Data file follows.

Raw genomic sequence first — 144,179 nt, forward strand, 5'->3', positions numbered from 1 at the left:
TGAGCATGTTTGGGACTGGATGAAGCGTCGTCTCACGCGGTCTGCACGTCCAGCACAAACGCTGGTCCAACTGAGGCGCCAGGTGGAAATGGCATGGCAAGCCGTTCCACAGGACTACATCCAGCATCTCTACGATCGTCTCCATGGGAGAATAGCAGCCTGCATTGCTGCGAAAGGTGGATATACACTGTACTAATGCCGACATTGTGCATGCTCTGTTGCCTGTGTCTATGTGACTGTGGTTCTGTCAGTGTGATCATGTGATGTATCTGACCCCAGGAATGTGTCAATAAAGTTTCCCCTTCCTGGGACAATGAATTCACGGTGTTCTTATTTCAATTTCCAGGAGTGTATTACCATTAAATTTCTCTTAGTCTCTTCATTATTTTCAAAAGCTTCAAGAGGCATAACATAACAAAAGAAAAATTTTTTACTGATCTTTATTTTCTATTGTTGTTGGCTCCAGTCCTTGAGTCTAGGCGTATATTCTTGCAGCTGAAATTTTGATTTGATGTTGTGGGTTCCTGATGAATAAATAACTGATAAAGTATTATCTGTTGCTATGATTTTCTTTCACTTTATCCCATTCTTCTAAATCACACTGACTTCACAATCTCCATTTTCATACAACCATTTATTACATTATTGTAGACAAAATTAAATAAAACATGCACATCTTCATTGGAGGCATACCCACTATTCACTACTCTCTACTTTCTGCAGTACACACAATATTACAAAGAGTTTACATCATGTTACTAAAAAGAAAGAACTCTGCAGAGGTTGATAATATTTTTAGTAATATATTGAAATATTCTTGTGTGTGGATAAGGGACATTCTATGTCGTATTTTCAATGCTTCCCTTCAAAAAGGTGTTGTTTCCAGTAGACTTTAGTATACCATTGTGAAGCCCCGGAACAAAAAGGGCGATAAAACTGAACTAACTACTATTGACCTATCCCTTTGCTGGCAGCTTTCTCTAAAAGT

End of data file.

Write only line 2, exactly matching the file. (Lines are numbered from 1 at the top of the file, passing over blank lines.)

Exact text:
TGAGCATGTTTGGGACTGGATGAAGCGTCGTCTCACGCGGTCTGCACGTCCAGCACAAACGCTGGTCCAACTGAGGCGCCAGGTGGAAATGGCATGGCAAGCCGTTCCACAGGACTACATCCAGCATCTCTACGATCGTCTCCATGGGAGAATAGCAGCCTGCATTGCTGCGAAAGGTGGATATACACTGTACTAATGCCGACATTGTGCATGCTCTGTTGCCTGTGTCTATGTGACTGTGGTTCTGTCAGTGTGATCATGTGATGTATCTGACCCCAGGAATGTGTCAATAAAGTTTCCCCTTCCTGGGACAATGAATTCACGGTGTTCTTATTTCAATTTCCAGGAGTGTATTACCATTAAATTTCTCTTAGTCTCTTCATTATTTTCAAAAGCTTCAAGAGGCATAACATAACAAAAGAAAAATTTTTTACTGATCTTTATTTTCTATTGTTGTTGGCTCCAGTCCTTGAGTCTAGGCGTATATTCTTGCAGCTGAAATTTTGATTTGATGTTGTGGGTTCCTGATGAATAAATAACTGATAAAGTATTATCTGTTGCTATGATTTTCTTTCACTTTATCCCATTCTTCTAAATCACACTGACTTCACAATCTCCATTTTCATACAACCATTTATTACATTATTGTAGACAAAATTAAATAAAACATGCACATCTTCATTGGAGGCATACCCACTATTCACTACTCTCTACTTTCTGCAGTACACACAATATTACAAAGAGTTTACATCATGTTACTAAAAAGAAAGAACTCTGCAGAGGTTGATAATATTTTTAGTAATATATTGAAATATTCTTGTGTGTGGATAAGGGACATTCTATGTCGTATTTTCAATGCTTCCCTTCAAAAAGGTGTTGTTTCCAGTAGACTTTAGTATACCATTGTGAAGCCCCGGAACAAAAAGGGCGATAAAACTGAACTAACTACTATTGACCTATCCCTTTGCTGGCAGCTTTCTCTAAAAGT